rose 0.5% and load factor fell 0.8 percentage points to 79%.
Russia experienced the strongest growth, with domestic traffic up
11.9% over July 2012, up from June year-on-year growth of 9.8%.
However, July business activity indicators show a decline compared
to June in both the manufacturing and services sectors that could
Indian domestic traffic was up 6.0% in July
year-on-year, reversing the 2.4% decline in June. Continuing
volatility over recent months has made it difficult to establish a
clear growth trend. Capacity rose 4.9%, and load factor climbed
0.7 percentage points to 69.3%.
Australian domestic air travel
increased 4.5% in July compared to a year ago, slightly up on
growth of 3.7% in June but below the 5%-plus growth rate of 2012.
This slower pace is expected to continue in line with downward
revisions to GDP growth owing to tepid performance of major
trading partners China and India. Capacity rose 1.8%.
“Economic growth and connectivity go hand in
hand. Indeed, connectivity creates jobs and supports growth. So it
is for good reason that the long-term sustainability of aviation
will be high on the agenda when governments meet in Montreal at
the end of this month for the 38th Assembly of the International
Civil Aviation Organization (ICAO). The aviation industry is committed to addressing its climate change impact including the
challenging target of carbon-neutral growth from 2020 (CNG2020).
Governments set the same goal when they last met. So this Assembly
is a golden opportunity to reach a global consensus by governments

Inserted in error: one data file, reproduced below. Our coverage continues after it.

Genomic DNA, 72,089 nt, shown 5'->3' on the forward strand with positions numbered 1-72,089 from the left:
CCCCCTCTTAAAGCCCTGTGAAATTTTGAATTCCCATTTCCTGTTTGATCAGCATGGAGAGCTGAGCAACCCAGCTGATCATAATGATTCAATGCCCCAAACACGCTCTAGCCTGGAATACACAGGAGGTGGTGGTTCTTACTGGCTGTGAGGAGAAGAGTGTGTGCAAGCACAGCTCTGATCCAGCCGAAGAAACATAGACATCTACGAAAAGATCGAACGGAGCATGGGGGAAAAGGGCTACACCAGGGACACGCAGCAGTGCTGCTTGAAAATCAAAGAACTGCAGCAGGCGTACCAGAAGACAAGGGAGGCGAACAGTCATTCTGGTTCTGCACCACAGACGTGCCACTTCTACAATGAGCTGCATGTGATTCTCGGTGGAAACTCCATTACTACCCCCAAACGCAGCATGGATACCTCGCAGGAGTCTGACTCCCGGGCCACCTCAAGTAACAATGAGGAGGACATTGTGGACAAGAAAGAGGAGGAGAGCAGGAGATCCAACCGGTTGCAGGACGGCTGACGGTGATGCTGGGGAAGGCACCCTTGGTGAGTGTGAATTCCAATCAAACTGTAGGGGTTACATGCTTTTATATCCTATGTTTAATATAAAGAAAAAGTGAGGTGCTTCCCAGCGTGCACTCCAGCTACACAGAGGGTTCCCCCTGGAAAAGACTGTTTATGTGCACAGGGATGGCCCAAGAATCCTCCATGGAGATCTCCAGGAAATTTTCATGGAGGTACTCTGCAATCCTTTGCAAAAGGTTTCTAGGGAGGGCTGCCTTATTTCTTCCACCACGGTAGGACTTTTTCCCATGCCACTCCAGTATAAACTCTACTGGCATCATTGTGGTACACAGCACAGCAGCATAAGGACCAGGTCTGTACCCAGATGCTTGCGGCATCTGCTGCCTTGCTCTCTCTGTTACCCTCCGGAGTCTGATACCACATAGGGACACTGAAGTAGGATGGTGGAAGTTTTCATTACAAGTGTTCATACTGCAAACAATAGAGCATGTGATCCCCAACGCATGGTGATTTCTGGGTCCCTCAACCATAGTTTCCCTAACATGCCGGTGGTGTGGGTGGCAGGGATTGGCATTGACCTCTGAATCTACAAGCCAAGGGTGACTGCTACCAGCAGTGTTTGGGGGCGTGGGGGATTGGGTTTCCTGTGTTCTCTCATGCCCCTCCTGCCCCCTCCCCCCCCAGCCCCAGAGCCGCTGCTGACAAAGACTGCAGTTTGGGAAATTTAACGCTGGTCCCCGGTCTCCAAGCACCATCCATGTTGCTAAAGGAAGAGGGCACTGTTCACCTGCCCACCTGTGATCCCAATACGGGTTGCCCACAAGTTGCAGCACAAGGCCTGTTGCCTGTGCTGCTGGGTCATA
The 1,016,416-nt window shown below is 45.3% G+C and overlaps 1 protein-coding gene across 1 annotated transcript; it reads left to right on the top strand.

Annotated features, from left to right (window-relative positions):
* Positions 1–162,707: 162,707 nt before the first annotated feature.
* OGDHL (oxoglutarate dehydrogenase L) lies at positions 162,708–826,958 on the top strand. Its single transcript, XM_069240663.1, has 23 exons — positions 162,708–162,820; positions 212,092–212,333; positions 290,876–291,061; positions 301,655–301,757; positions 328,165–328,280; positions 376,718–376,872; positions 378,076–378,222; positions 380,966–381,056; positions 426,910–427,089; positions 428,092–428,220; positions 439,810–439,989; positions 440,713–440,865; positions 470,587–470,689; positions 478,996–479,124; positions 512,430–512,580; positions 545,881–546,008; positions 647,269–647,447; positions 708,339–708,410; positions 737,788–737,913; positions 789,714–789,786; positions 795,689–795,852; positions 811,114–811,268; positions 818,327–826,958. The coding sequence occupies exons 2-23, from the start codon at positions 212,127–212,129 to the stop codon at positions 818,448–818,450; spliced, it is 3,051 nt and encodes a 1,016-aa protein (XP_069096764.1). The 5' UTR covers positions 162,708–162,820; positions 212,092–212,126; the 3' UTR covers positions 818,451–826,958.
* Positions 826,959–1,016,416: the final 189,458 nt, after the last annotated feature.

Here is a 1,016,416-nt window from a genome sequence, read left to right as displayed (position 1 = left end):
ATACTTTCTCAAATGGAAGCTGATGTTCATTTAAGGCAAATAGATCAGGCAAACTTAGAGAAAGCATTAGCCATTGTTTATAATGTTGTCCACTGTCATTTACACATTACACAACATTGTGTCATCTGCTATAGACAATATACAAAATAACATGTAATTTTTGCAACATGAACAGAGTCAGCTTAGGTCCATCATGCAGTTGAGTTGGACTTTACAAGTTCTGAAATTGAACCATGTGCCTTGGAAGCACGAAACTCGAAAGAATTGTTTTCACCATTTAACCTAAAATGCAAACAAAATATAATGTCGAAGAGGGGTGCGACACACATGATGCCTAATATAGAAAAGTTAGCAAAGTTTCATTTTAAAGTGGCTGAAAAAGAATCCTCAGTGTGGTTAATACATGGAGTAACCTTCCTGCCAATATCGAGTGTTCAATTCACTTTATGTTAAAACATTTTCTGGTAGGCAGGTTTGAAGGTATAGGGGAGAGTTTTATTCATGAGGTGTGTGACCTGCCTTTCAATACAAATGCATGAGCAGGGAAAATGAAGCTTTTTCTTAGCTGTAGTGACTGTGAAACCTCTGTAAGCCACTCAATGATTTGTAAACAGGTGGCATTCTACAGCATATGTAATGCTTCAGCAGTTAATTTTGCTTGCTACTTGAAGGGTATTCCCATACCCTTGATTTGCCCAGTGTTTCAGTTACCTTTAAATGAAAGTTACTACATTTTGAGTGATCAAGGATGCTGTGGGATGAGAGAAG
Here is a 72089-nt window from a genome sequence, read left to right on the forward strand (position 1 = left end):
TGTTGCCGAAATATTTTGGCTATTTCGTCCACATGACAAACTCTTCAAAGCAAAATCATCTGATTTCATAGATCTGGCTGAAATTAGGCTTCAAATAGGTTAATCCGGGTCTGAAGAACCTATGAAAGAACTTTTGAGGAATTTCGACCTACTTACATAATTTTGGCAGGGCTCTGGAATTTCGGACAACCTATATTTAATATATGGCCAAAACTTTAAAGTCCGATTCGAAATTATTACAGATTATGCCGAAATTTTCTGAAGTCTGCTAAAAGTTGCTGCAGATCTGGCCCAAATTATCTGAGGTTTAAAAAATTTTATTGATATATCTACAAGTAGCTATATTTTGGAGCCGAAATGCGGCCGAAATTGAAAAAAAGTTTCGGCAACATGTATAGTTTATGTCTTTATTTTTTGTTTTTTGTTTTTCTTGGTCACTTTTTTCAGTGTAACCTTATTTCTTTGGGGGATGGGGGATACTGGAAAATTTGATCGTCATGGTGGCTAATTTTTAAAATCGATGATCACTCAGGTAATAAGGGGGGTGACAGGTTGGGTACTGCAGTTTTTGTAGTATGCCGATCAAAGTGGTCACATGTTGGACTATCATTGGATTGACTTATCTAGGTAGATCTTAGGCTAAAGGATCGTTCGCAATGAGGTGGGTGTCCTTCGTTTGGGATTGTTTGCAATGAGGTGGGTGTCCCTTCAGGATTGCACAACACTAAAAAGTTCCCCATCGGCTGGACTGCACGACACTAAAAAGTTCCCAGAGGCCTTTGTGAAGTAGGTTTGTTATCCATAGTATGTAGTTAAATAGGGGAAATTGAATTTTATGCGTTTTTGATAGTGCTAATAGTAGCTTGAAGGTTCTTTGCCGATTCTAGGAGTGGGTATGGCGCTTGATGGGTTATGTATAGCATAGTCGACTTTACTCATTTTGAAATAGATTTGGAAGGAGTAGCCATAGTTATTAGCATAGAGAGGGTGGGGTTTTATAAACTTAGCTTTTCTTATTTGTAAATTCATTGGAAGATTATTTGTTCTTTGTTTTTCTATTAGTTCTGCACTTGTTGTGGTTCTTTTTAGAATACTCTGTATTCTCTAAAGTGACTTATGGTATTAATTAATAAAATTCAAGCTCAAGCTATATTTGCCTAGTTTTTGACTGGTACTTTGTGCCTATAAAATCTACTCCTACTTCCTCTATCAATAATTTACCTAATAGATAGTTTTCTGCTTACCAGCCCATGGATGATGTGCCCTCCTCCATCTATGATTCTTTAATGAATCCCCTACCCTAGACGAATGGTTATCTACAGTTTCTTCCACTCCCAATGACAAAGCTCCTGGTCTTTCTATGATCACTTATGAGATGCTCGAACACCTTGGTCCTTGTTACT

on how to achieve this goal efficiently,” said Tyler.
June, IATA’s 240 member airlines supported a resolution calling on
governments to reach a global agreement on a market-based measure
(MBM) as a key tool to manage aviation’s carbon footprint and
achieve the industry’s carbon-neutral growth target. Industry and
governments must work together firstly on key measures to maximize
the impact of improved technology, operations and infrastructure
on aviation’s carbon footprint. An MBM would act as a
complementary measure to enable the industry to meet the CNG2020
target. Specifically, the resolution supports a single mandatory
carbon offset scheme as the simplest and most efficient MBM to
implement. It also sets out key principles for the fair
implementation of MBMs.
“Aviation is about growing
connectivity and all the economic and social benefits it enables.
Sustainability is a core part of this vision. We are doing all we
can to support fully the success of governments in agreeing an
aviation solution for sustainability that is global and which will
underpin the future development of our important industry,” said